Recently, I decided to turn on the timer interrupt and shaft encoder interrupts at the get-go when I switched on the system. That saved me a lot of worry about missing shaft encoder pulses during down times. Before I'd been starting up the interrupt routines only after I'd read in an instruction over the serial link with the PC.
There was no trouble with that during initial tests, but when I started to run multi-hour prints I noticed that Tommelise would just stop at random times always after having completed whatever instruction that I had given it and before doing the next one.
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Wednesday, May 02, 2007
Found the bug
What was happening was that whenever I did a control panel command to move the xy position around to start a new print the firmware in Tommelise's microcontroller was valiantly counting all the pulses that this manual reset of the xy position entailed. While I was keeping track of what happened after I hit the PRINT button, I wasn't keeping track of all the fooling around that I was doing beforehand.
I solved that by creating a new command for Tommelise that lets me set or reset the origin for a print on the xy plane. Now the thing is working smoothly again and not stalling.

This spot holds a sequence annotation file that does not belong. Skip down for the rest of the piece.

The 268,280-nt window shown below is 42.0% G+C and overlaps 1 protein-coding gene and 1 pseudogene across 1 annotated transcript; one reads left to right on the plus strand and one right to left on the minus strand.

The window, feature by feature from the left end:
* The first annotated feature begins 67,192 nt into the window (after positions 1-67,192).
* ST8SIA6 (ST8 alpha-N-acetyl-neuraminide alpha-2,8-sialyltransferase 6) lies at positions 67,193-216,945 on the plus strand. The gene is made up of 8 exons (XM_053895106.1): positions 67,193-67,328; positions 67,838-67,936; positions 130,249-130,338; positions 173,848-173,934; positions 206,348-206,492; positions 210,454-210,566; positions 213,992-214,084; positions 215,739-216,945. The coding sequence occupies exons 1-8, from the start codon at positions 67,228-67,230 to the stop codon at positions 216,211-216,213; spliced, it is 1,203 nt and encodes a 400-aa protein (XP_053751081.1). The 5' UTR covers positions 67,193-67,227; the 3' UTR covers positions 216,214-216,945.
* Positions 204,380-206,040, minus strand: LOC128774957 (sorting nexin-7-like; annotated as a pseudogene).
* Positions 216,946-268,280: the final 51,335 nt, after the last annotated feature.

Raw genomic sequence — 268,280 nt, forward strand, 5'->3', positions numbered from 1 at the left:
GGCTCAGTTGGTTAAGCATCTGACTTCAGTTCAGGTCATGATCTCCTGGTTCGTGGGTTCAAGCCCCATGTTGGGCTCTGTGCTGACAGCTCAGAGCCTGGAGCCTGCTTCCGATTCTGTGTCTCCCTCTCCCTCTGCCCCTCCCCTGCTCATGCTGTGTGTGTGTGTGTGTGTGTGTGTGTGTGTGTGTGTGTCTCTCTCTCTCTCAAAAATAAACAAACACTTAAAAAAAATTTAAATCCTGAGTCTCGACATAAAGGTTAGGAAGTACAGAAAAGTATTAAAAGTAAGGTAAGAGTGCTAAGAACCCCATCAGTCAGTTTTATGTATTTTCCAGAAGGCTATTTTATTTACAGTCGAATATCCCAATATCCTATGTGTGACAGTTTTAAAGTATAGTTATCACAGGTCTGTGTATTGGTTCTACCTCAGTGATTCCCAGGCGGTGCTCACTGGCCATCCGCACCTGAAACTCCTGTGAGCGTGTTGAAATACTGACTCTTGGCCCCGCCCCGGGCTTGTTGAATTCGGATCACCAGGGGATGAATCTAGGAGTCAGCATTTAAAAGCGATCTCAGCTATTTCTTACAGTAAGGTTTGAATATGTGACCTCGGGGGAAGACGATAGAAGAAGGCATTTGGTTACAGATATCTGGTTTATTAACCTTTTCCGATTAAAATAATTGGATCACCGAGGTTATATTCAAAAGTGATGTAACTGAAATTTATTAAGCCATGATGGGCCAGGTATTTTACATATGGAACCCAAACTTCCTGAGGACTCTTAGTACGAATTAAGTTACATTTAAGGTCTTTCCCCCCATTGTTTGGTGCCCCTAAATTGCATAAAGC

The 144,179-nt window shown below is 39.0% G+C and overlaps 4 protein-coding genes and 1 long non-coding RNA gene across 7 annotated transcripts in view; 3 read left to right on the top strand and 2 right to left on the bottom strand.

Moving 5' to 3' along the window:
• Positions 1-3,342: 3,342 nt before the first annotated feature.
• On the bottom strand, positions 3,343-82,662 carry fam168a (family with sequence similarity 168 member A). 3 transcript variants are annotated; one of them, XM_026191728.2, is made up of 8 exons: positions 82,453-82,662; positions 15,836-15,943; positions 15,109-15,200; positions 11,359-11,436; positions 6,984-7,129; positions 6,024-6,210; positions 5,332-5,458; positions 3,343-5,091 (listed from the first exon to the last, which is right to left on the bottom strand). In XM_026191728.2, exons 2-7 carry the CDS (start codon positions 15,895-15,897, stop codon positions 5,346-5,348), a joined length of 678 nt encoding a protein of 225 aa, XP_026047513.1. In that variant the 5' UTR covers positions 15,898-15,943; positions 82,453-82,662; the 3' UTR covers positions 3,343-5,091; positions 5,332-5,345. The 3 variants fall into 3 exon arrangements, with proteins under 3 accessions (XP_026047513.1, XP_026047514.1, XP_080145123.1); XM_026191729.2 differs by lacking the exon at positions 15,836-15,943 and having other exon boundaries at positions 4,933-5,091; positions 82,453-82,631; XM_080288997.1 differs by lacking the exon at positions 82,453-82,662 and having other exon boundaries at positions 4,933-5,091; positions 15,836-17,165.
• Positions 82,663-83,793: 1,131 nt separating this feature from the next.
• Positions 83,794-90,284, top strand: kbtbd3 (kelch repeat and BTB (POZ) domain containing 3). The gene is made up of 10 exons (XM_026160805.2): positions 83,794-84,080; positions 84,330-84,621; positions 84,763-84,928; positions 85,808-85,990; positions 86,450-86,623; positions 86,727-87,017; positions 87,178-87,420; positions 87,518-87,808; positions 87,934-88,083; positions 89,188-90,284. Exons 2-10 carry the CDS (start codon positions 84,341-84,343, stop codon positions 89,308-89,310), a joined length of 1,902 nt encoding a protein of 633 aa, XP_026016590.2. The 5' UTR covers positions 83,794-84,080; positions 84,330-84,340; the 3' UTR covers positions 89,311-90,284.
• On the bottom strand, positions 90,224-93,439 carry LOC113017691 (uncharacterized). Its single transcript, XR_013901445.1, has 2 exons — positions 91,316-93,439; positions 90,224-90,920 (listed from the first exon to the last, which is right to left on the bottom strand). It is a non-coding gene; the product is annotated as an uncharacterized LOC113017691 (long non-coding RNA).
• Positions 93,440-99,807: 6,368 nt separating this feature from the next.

I was also thinking for setting up a new origin for the print controller how much nicer it would be if I could use the toggles on a game controller to do that instead of the control panel. That way I could look directly at Tommelise as I was doing things instead of having to look over my shoulder.
I think that I am going to dig around in the detritus in my son's room to see if there are any spare games controllers in there anywhere.
Tuesday, May 01, 2007
Doing the little bits
I rewrote the XML for doing the flange on one side of the pump. I would print one extrusion thread, then turn off the extruder and proceed some 20 mm beyond. I would then advance one width of an extrusion thread and come back 20 mm back and lay the next flange thread. This let the thread cool nicely before having to see the heated extruder head again.
When I do things that way the surface treatment on the flange is virtually identical to the surface treatment on the main body of the polymer pump.
Here, you can see the detritus of my various experiments.
One of the big issues was the one of dealing with cumulative positioning errors. I first ran into this with printing out HDPE rafts onto which I print useful things.